I have two distinguished guest authors for this month’s column: Iñaki Goirizelaia and Marty Schimpf. Goirizelaia is a visiting professor and the Eloise Garmendia Bieter Chair at Boise State University, and former president of the University of the Basque Country. Schimpf is Boise State’s provost and vice president for academic affairs.
For a long time, Basque people have migrated to the United States and to Idaho. Basque immigrants in the past mostly settled as sheepherders with very hard working conditions. However, the living conditions at that time in the Basque Country, including political and cultural aspects, were even harder. Today, Basque people are known for their hard work and strong values.
A new era in the history of the Basque people began with the death of Spanish dictator Francisco Franco in 1975 and the re-establishment of a Basque government and parliament in 1980. In the decades since, circumstances for the Basque people in their homeland have improved greatly. Thanks to policies established by the Basque government, the Basque people can celebrate important achievements in education, science, health care, culture, technology and innovation. These are key to understanding today’s Basque society.
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The Human Development Index established by the United Nations places the Basque Country in eighth place, similar to the position held by the U.S. This index measures three dimensions: health, education and standard of living. Furthermore, the Basque region is one of the most innovative in Europe, based on the European Regional Innovation Scoreboard.
Basques have accomplished these results without forgetting their roots and culture. In fact, Basque culture and language are now stronger than ever, with nearly 2 million Basque speakers around the world, including 800,000 emigrants out of the 10 million that make up the Basque diaspora. Basque is now an official language, and as the oldest language in Europe, it has overcome what was once an extreme threat of extinction.
Today, the Basque Country and Idaho are poised to strengthen their relationship through commercial agreements and more formal ties among their universities. The state and the Boise Metro Chamber of Commerce have signed agreements with the government of Bizkaia and the Bilbao Chamber of Commerce. A Bizkaian commercial mission in 2016 brought many people to Idaho looking for expansion and workforce development. Next month, 18 Idaho companies will participate in an Idaho commercial mission to visit Basque companies, research centers and universities.
More steps are needed. One of the most important is what we call bidirectional knowledge-based immigration — the sharing of information and ideas through movement from one country to another. Knowledge-based immigration was first pioneered by Boise State University when Pat Bieter led the creation of a Boise State campus in Oñati in 1974. This project, which started during the Franco dictatorships and before the University of the Basque Country was even created, established a university campus in the Basque Country.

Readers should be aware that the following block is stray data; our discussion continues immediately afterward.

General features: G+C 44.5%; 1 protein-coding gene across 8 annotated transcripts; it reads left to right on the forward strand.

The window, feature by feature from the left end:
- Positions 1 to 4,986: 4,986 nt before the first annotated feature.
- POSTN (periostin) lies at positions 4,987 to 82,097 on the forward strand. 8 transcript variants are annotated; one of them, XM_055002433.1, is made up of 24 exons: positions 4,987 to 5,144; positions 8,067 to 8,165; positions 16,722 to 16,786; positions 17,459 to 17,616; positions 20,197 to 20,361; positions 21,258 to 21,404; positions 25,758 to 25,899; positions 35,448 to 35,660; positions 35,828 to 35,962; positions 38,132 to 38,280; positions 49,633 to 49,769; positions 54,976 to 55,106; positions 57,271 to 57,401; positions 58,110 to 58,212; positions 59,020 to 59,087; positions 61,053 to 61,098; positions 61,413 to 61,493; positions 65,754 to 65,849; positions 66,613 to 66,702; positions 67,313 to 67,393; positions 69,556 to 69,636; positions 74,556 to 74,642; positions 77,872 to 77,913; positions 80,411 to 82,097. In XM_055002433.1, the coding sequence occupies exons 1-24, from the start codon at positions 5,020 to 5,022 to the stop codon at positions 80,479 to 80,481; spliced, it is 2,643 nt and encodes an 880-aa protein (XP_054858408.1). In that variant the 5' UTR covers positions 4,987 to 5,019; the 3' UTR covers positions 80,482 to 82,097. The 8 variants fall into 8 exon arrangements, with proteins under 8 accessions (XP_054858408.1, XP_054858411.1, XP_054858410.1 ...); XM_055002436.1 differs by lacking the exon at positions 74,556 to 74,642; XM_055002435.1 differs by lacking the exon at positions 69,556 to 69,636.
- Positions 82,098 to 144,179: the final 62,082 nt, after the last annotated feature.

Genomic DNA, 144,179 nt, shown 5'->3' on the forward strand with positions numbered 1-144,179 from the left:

Bieter’s pioneering idea became a very successful program. Hundreds of students with Basque ancestry have taken part. The project contributed to the strengthening of relations between the Basque Country and Boise. Several students returned to a new life in the Basque Country as American immigrants. Today, Boise State University houses a Basque studies program.
Expanding bidirectional knowledge-based immigration can further improve relations between the Basque Country and Idaho. Better knowledge and understanding of each other’s social and economic structures will catalyze the growth of commercial agreements for the benefit of both societies, which share so much in our approach to life and family.
Boise State University and the University of the Basque Country are exploring new ways to build educational and research partnerships. Because knowledge is key to such efforts, both institutions are educating young professionals who better understand the world of knowledge-based immigration.
The concept of a transoceanic campus, where academic life will take form through real and virtual environments, is the new challenge for both universities. We are looking at dual degrees, student exchange, internships in the private sector, research cooperation and more. This new concept of “campus” will provide fertile ground for facilitating bidirectional knowledge-based immigration that could open doors for new cultural and commercial agreements.
Preparing future employees and community leaders with a global vision will benefit our communities and nourish the decades-long relationship between Idaho and the Basque Country.
Mark Rudin is vice president for research and economic development at Boise State, where he oversees the Office of Sponsored Programs, the Office of Research Compliance, and other administrative and technical offices. His column looks at the state of scientific discovery and economic development in Idaho.